Delegation of operation of trust bank accounts

A Will Trust includes the standard power of delegation from Butterworths Wills precedents, i.e.


1 delegate their powers of investment to or

2 allow any investments or other assets to be held in the name or names (as nominee or nominees on their behalf) of

any company or other person (whether or not being or including one or more of themselves) on any terms they think fit (and may exercise either power alone or both together)”

Do forum members believe this is sufficient to allow flexibility in the management of the trust bank account, for example, to allow any two trustees to sign, or even a non-trustee to be able to make withdrawals up to a fixed amount? I believe the clause is probably intended to allow this, but am not sure it would actually fall within a delegation of the trustees’ power of investment, or the holding of assets in a nominee’s name. And I note that some other precedents have express provisions for the operation of bank accounts, or much wider general powers of delegation of trustee functions.

If this power is not sufficient then the Trustees will have to look to the Trustee Act with all that entails in terms of written policy etc.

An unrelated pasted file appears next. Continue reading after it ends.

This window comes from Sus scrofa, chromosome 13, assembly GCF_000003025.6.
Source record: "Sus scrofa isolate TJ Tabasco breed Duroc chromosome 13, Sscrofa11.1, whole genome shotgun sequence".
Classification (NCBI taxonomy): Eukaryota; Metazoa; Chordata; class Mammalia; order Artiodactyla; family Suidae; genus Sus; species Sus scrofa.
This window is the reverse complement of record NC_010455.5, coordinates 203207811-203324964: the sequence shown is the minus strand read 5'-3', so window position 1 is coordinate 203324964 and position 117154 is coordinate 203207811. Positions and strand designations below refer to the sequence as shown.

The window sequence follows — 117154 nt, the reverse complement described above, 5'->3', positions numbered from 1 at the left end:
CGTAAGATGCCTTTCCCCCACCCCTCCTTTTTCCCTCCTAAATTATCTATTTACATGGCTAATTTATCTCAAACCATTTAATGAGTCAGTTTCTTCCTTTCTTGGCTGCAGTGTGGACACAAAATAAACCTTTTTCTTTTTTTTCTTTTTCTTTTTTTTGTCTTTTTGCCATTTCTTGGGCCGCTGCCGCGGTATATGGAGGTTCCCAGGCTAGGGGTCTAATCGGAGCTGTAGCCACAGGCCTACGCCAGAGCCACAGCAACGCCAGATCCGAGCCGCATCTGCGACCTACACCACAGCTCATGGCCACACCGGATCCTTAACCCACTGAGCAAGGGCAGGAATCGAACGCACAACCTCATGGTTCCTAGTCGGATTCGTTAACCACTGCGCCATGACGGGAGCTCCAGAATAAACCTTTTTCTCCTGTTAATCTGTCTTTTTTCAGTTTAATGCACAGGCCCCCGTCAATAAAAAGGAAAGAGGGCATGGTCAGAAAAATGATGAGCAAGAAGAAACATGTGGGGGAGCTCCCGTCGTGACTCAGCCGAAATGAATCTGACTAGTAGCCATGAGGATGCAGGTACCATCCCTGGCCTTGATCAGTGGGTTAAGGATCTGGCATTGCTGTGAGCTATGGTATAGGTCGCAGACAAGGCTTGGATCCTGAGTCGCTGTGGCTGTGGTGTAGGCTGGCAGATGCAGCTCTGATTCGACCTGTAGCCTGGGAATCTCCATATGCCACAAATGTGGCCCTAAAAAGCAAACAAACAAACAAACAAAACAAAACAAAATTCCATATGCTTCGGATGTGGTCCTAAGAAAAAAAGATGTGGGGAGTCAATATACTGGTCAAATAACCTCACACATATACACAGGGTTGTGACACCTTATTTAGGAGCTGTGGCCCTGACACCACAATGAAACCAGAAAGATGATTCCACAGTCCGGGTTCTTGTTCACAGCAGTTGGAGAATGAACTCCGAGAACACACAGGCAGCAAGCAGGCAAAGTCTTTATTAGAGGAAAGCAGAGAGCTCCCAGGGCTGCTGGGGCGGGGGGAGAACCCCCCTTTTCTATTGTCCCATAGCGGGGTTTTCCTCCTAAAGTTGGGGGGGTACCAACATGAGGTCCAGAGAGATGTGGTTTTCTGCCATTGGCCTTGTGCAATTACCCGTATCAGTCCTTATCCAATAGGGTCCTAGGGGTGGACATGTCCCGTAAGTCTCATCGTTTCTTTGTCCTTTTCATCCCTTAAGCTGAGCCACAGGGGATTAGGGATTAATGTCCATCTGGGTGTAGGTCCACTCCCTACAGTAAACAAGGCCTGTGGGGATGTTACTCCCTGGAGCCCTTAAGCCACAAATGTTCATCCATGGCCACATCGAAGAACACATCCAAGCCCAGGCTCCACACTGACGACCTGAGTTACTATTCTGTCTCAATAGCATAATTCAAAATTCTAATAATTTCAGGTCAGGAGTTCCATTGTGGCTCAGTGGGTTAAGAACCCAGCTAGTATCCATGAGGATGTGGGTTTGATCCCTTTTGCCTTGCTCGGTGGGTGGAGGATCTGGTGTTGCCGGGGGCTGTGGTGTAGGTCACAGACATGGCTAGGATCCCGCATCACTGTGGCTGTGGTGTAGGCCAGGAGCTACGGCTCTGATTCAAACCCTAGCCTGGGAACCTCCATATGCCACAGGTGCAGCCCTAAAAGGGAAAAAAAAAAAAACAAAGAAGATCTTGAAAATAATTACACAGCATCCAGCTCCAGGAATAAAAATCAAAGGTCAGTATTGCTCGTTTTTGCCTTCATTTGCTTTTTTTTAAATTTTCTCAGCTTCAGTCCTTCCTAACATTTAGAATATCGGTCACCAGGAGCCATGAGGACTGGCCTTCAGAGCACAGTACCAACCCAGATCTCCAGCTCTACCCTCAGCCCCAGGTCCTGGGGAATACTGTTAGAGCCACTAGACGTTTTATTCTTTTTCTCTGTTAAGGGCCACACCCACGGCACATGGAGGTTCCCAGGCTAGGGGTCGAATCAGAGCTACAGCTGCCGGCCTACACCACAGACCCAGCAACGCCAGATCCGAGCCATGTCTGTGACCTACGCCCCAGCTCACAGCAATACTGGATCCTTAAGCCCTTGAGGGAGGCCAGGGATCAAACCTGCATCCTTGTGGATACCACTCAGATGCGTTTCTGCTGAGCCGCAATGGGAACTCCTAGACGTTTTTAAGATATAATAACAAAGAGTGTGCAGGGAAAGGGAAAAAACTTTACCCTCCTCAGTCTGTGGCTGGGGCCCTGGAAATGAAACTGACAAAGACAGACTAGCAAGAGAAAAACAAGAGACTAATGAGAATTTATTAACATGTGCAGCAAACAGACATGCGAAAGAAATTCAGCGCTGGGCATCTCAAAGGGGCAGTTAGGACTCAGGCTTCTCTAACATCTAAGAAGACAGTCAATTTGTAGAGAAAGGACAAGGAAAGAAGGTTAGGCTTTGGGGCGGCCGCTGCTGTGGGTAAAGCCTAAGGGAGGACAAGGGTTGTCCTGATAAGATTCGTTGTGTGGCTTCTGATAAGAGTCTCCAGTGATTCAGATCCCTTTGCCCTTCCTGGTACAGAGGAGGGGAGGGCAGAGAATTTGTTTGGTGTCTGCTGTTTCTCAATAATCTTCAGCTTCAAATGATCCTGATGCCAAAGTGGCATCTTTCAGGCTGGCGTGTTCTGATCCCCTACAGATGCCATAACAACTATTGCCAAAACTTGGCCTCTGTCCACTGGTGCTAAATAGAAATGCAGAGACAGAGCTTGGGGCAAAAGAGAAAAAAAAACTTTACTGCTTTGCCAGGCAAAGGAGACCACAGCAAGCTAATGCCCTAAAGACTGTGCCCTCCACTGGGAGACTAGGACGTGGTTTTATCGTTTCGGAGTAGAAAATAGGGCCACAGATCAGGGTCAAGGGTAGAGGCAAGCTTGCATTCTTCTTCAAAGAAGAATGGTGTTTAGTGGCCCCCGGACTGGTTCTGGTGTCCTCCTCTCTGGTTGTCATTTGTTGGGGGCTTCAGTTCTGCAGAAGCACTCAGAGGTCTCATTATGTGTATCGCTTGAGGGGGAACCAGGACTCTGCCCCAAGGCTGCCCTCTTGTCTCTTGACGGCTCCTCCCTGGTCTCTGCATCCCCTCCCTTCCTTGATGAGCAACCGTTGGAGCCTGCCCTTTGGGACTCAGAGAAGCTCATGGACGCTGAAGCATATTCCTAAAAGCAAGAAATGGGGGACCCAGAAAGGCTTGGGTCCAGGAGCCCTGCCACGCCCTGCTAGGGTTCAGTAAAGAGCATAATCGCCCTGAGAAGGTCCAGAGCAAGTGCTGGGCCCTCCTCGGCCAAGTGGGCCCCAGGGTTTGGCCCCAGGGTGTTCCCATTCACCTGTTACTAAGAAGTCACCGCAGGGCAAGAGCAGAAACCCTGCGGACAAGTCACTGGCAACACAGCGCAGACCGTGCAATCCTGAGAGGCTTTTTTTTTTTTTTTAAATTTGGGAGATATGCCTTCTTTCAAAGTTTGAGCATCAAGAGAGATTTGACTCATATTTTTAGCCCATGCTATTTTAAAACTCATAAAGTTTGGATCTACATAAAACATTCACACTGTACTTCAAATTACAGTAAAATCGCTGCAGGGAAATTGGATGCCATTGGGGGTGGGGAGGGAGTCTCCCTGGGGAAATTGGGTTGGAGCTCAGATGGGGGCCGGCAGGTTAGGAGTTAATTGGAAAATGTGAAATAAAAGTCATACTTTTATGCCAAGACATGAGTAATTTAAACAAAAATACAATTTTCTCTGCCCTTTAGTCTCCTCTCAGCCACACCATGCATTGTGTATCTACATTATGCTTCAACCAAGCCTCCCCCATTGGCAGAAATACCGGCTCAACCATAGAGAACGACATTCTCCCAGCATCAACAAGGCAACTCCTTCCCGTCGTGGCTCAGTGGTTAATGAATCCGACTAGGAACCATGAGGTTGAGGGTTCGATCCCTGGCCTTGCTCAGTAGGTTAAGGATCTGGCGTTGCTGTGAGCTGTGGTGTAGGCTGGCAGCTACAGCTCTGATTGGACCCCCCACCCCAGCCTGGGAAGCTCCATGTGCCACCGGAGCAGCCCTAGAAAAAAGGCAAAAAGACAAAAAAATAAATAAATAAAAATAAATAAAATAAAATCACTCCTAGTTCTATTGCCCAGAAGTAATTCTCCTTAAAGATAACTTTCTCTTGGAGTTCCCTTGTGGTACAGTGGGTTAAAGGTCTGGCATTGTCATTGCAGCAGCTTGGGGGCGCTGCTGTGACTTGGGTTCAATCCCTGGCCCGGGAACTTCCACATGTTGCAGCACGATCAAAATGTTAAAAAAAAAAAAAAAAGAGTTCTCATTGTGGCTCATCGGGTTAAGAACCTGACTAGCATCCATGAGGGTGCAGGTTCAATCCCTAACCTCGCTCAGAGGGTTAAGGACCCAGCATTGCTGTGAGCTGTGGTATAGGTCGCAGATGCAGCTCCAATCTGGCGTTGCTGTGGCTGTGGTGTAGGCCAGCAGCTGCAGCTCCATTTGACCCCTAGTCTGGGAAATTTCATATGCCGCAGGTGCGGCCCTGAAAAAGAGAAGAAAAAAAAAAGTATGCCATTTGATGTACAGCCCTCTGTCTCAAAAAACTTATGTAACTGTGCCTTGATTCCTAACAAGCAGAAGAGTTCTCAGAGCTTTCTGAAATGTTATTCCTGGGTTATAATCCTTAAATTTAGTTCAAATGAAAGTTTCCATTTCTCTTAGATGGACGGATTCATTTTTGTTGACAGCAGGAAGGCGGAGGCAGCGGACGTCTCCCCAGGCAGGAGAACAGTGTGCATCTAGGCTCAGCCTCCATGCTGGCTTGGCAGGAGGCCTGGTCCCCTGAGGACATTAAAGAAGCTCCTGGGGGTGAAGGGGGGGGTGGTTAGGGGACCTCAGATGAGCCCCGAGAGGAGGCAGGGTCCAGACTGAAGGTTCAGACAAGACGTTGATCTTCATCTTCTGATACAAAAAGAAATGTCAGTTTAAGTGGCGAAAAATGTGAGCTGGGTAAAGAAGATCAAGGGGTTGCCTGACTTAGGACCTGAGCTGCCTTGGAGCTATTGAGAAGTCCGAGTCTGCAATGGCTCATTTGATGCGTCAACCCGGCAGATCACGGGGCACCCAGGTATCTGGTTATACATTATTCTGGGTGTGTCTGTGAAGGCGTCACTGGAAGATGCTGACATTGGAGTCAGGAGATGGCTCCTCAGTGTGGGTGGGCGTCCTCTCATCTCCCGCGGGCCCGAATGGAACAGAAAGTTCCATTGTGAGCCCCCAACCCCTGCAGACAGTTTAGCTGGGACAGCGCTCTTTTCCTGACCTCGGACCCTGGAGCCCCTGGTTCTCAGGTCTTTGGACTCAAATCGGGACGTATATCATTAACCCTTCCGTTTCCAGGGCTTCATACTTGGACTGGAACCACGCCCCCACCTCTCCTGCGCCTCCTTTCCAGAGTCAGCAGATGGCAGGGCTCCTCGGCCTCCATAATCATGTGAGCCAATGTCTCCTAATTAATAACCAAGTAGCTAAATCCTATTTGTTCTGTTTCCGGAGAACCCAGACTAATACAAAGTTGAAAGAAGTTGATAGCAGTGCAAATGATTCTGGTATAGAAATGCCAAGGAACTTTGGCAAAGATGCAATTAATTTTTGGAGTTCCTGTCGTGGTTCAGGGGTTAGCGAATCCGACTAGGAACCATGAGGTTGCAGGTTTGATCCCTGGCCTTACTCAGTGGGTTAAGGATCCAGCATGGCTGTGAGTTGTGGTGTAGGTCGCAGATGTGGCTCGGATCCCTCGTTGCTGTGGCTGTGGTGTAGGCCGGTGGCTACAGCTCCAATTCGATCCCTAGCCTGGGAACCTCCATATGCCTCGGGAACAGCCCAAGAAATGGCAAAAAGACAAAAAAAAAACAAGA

Diana Smart
Gordons LLP

If the trustees only intend to delegate the ministerial action of signing payment authorities, then I understand a simple resolution under s.11 Trustee Act 2000 confirming, say, that the banking mandate will authorise the bank to act on the instructions of any 2 trustees is sufficient. In that case, there is no need for any policy statement, etc.

As and when any payment out of the bank account is required, it is sufficient for those giving instructions to the bank (in whatever form), if required by any party, to be able to show that the trustees AS A BODY have authorised the transaction. This would include not just the payment of normal trustee liabilities but also distributions to beneficiaries consequent upon the exercise by the trustees of their discretion (which cannot be delegated under s.11).

Paul Saunders